Parks-Gordon classification:characterized by their tract location relative to the internal and external sphincters
- Intersphincteric fistula (M/C, 45%): Fistula penetrates through the internal sphincter but spares the external sphincter.
- Transsphincteric (ischiorectal) fistula (30%): Fistula passes through both the internal and external sphincters
- Suprasphincteric fistula (20%): Fistula penetrates through internal sphincter and then extends superiorly in the plane between the sphincters to pass above the external sphincter before extending to the perineum. This classification includes horseshoe abscesses.
- Extrasphincteric fistula (5%, rare): Forms connection from rectum to perineum that extends laterally to the internal and external sphincter
- F: Foreign body
- R: Radiation
- I: Infection
- I: Inflammatory Bowel Disease (IBD) (25% cases associated with Crohn disease)
- E: Epithelialization
- N: Neoplasm
- D: Distal obstruction (cryptoglandular theory)
Anorectal abscess:Perirectal abscesses and fistulas represent the acute and chronic manifestations of the same disease process, an infected anal gland.
- Perianal abscess: Infection extends between internal and external sphincter, reach the anal verge
- Ischiorectal abscess: Abscess ruptures through the external sphincter
- Supralevator abscess: Abscess extends cephalad in the rectal wall resulting in a high intermuscular abscess and extension of abscess above the levators
- Deep postanal abscess: Extend to either or both ischiorectal fossae resulting in a horseshoe abscess
Anal fistula is an epithelialized connection between the anal canal and external peri-anal area, is characterized by inflammatory tissue and granulation tissue. The distal obstruction prevents the fistula from healing. Because cells are continually being turned over, there is constant debris in the fistula tract, which causes obstruction and prevents healing.
Simple anal fistulas:Due to glandular obstruction resulting in an anorectal abscess and, ultimately, a fistula. Characteristics of a simple fistula include a single tract, subcutaneous tract, and those that involve less than 30% of the external sphincter.
Complex anal fistulas:Anal fistulas involving > 30% of the external sphincter, fistulas with multiple tracts, recurrent fistulas, and those associated with other predisposing factors, including Crohn disease and radiation treatment.
Pain:Principle symptom of anorectal abscess
- Itching, drainage, discomfort, and pain with defecation
- Low (intersphincteric, perianal, and ischiorectal) abscesses: Associated with swelling, cellulites, and exquisite tenderness, but few systemic symptoms
- High (submucosal, supralevator) abscesses: Few local symptoms, but significant systemic (fever, toxicity) symptoms
Goodsall’s rule:A fistula with the external opening anterior to an imaginary transverse line across the anus has its internal opening at the same radial position and for an external opening posterior to this line, the internal opening is in the midline posteriorly with a horse-shoe track.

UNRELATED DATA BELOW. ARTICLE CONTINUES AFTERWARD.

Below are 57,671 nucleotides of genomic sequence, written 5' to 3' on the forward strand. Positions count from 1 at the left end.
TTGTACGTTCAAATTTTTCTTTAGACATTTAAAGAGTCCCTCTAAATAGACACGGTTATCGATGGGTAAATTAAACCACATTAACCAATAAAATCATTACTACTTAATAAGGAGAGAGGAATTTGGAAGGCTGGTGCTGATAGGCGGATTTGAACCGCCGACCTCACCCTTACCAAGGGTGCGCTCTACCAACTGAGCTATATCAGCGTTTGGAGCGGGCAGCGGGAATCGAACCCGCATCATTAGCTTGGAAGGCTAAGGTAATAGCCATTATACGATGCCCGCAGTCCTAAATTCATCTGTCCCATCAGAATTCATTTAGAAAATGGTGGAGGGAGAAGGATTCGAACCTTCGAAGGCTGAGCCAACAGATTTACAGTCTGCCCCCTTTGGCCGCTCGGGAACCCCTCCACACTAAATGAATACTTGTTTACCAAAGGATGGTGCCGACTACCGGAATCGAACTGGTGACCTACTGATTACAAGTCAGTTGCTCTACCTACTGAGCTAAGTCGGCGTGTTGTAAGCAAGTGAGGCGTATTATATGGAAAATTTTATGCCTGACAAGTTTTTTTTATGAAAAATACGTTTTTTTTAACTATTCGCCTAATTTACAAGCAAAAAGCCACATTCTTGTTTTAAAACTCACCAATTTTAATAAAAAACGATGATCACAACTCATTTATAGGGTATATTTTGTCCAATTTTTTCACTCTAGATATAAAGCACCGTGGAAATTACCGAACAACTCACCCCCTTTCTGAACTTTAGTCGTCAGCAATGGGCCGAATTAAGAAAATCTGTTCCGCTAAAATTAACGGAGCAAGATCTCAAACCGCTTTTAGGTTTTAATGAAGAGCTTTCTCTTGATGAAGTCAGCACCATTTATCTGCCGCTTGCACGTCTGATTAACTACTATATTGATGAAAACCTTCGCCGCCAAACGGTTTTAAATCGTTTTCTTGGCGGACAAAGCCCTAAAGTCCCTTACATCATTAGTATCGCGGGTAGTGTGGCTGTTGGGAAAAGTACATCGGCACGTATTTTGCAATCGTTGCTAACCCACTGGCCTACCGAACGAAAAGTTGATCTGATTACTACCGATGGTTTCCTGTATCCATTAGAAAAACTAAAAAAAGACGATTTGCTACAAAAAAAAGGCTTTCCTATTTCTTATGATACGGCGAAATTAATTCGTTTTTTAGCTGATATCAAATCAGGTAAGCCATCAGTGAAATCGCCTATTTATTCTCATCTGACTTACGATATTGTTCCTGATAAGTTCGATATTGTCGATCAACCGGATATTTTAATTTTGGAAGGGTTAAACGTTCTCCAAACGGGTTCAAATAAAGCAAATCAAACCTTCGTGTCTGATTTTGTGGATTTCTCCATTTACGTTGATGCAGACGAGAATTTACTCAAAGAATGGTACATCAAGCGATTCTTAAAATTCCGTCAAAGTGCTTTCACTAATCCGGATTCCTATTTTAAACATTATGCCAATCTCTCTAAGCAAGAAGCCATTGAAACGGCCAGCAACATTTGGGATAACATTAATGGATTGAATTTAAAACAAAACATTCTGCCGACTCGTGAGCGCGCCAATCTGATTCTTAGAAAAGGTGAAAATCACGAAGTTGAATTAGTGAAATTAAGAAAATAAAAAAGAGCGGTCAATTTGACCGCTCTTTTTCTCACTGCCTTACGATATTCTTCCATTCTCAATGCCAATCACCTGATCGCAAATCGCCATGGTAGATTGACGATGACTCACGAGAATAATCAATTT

MRI:Assists in the identification of fistulous tracts and occult abscesses as well as characterizing proximity of tracts to the internal and external sphincters to coordinate effective planning.
Differential diagnosis:Other causes of anal pain
- Anal fissure
- Thrombosed hemorrhoids
- Levator spasm
- Sexually transmitted disease (STDs)
Abscess management:The goal of surgical therapy of an abscess is to drain the abscess expeditiously, drain any associated sepsis in adjacent anatomic spaces, identify a fistula tract and either proceed with primary fistulotomy to prevent recurrence (if sphincterotomy is deemed safe) or mark the fistula track with a loose seton for future consideration.
Fistula management:The goal of surgical therapy of a fistula is to define the anatomy accurately, drain associated sepsis (undrained abscess), eradicate the fistula tract if possible, prevent recurrence, and preserve sphincter integrity and continence. Fistulotomy is preferable to fistulectomy. Excision of the entire fistula tract is not only unnecessary, but also will result in a wider and deeper gap in the sphincter mechanism and worsening fecal incontinence.
- Fistulotomy (gold standard for acute anal fistula): Entailing of opening the fistula tract and possibly dividing sphincter muscle
- Endorectal advancement flap (ERAF): Closure of the internal opening of the tract, debridement of the tract, and mobilization of anorectal mucosa to cover the defect
- Seton drain placement (for complex fistulas and used in a two-stage technique): Initial placement used to gain source control, while the second stage includes fistulotomy
- Ligation of intersphincteric fistula tract (LIFT) (for treatment of simple and complex fistulas): Identification of internal opening with suture ligation of the intersphincteric portion of the fistula. The tract and infected gland are then excised and the wound debrided with curettage
- Anal fistula plug (AFP) (not effective): Collagen matrix used to block/plug the internal opening of the fistula tract